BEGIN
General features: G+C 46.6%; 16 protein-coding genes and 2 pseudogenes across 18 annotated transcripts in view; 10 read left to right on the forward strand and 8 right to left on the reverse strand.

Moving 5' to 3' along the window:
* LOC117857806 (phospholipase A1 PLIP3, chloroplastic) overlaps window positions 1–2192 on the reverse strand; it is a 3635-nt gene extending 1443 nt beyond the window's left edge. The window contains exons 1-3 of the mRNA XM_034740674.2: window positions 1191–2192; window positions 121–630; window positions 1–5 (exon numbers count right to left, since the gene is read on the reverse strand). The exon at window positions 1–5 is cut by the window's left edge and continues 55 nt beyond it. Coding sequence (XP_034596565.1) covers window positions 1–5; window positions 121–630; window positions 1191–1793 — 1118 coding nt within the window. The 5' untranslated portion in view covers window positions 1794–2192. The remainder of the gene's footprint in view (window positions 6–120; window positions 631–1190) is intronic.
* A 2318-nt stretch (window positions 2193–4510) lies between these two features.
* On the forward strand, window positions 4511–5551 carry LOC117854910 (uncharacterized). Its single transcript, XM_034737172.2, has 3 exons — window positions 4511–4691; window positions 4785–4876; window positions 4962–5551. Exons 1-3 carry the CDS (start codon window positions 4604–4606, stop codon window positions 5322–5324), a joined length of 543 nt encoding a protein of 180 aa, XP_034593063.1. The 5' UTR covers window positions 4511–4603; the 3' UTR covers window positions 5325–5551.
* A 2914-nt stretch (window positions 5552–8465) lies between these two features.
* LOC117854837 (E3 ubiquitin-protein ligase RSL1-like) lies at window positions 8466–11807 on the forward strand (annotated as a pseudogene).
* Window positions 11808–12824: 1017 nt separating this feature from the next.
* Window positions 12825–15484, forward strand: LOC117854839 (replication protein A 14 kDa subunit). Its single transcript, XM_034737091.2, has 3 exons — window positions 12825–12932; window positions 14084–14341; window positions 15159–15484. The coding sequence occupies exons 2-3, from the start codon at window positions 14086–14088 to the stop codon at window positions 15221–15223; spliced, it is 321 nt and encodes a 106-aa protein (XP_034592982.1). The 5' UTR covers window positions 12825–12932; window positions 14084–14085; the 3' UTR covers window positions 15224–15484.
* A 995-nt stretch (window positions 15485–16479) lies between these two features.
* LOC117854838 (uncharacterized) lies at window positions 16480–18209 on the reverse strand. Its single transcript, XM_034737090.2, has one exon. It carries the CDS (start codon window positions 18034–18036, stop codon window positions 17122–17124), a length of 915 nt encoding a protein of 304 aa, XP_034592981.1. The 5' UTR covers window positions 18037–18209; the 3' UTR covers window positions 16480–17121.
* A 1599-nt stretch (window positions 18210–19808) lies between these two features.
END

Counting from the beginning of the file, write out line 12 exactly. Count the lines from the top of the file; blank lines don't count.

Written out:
* A 1599-nt stretch (window positions 18210–19808) lies between these two features.